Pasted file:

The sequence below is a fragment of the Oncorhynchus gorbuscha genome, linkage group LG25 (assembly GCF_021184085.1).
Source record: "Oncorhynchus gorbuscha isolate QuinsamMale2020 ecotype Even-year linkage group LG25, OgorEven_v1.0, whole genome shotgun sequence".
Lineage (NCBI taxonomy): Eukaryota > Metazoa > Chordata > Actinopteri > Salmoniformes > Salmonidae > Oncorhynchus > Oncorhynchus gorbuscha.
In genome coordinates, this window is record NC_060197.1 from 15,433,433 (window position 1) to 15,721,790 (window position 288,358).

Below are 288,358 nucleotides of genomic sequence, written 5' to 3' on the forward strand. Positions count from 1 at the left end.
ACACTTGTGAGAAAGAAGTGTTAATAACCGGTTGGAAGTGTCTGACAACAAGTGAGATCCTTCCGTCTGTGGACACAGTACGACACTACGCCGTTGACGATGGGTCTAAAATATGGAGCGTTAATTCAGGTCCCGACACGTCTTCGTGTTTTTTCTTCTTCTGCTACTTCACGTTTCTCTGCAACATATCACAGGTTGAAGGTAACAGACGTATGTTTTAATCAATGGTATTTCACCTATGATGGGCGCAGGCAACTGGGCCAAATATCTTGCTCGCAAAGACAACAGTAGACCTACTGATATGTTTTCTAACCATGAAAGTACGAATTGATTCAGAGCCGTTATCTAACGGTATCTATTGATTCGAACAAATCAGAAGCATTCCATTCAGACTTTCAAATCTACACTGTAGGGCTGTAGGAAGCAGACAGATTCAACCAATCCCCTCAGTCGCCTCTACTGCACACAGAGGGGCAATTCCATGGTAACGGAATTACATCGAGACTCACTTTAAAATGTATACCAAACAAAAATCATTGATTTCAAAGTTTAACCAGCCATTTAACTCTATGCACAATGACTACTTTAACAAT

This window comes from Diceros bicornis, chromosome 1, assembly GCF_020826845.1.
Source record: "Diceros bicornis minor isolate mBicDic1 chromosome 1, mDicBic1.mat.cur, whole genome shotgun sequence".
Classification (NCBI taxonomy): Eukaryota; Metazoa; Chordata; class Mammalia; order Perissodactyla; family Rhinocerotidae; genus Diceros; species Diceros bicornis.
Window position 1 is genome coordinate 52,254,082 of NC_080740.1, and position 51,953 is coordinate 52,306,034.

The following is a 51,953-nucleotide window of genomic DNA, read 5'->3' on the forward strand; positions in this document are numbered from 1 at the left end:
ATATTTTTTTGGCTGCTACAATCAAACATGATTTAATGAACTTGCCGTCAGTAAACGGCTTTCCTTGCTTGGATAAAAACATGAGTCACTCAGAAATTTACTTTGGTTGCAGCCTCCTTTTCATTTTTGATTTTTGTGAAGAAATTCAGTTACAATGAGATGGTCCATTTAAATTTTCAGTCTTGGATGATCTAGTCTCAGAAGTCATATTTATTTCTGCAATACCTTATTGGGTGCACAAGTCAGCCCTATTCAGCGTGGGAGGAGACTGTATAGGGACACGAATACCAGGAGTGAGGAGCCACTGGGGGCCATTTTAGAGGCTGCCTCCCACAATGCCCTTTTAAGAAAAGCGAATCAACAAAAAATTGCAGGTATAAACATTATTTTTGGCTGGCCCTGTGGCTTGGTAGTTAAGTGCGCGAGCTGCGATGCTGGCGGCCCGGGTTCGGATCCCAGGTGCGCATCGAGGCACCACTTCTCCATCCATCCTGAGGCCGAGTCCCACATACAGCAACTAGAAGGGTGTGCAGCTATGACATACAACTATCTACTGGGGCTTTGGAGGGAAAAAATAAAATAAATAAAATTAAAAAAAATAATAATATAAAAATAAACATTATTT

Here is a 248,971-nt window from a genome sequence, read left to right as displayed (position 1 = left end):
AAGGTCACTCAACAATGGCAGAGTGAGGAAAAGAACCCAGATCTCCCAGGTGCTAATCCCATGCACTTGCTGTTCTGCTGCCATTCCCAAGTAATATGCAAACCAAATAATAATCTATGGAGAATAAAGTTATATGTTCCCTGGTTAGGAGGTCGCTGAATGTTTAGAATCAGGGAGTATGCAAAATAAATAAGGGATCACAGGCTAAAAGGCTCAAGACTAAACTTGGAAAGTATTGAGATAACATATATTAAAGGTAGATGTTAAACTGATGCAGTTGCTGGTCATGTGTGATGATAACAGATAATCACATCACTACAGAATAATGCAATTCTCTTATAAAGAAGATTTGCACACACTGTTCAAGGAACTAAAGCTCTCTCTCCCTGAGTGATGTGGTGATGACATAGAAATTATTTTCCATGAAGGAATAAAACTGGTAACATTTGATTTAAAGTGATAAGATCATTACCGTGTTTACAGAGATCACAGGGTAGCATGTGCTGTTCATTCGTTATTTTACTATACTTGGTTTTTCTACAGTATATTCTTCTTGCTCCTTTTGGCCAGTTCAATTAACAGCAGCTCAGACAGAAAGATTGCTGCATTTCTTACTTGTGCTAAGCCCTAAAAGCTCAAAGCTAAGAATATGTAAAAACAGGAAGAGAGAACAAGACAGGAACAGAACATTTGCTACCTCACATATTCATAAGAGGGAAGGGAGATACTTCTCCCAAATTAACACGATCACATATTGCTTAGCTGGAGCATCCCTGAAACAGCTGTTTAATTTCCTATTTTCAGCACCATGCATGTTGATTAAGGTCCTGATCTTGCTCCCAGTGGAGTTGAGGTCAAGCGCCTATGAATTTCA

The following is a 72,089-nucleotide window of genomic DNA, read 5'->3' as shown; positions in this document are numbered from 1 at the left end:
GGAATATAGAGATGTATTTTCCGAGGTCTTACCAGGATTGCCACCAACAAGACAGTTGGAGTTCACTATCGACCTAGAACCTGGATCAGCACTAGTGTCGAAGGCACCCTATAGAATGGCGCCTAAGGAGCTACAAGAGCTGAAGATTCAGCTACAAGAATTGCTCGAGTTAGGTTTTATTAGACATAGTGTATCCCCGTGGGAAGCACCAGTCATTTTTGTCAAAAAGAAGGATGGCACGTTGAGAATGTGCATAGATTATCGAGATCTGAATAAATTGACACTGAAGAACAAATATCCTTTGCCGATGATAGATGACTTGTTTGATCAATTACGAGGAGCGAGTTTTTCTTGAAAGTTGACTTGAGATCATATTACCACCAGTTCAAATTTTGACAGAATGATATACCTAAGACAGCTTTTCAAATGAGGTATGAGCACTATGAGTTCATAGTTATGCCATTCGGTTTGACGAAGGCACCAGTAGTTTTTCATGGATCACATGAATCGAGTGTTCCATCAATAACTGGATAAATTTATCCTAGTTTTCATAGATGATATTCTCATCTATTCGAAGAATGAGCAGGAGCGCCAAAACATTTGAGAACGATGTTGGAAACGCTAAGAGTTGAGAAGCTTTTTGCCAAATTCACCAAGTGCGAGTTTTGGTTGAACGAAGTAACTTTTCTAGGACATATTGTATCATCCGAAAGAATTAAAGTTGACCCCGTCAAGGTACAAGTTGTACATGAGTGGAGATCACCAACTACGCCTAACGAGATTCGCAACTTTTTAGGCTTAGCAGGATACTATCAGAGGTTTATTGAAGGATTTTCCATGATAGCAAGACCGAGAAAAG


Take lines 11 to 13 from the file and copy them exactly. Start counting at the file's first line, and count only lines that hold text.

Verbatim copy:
The following is a 51,953-nucleotide window of genomic DNA, read 5'->3' on the forward strand; positions in this document are numbered from 1 at the left end:
ATATTTTTTTGGCTGCTACAATCAAACATGATTTAATGAACTTGCCGTCAGTAAACGGCTTTCCTTGCTTGGATAAAAACATGAGTCACTCAGAAATTTACTTTGGTTGCAGCCTCCTTTTCATTTTTGATTTTTGTGAAGAAATTCAGTTACAATGAGATGGTCCATTTAAATTTTCAGTCTTGGATGATCTAGTCTCAGAAGTCATATTTATTTCTGCAATACCTTATTGGGTGCACAAGTCAGCCCTATTCAGCGTGGGAGGAGACTGTATAGGGACACGAATACCAGGAGTGAGGAGCCACTGGGGGCCATTTTAGAGGCTGCCTCCCACAATGCCCTTTTAAGAAAAGCGAATCAACAAAAAATTGCAGGTATAAACATTATTTTTGGCTGGCCCTGTGGCTTGGTAGTTAAGTGCGCGAGCTGCGATGCTGGCGGCCCGGGTTCGGATCCCAGGTGCGCATCGAGGCACCACTTCTCCATCCATCCTGAGGCCGAGTCCCACATACAGCAACTAGAAGGGTGTGCAGCTATGACATACAACTATCTACTGGGGCTTTGGAGGGAAAAAATAAAATAAATAAAATTAAAAAAAATAATAATATAAAAATAAACATTATTT

Here is a 248,971-nt window from a genome sequence, read left to right as displayed (position 1 = left end):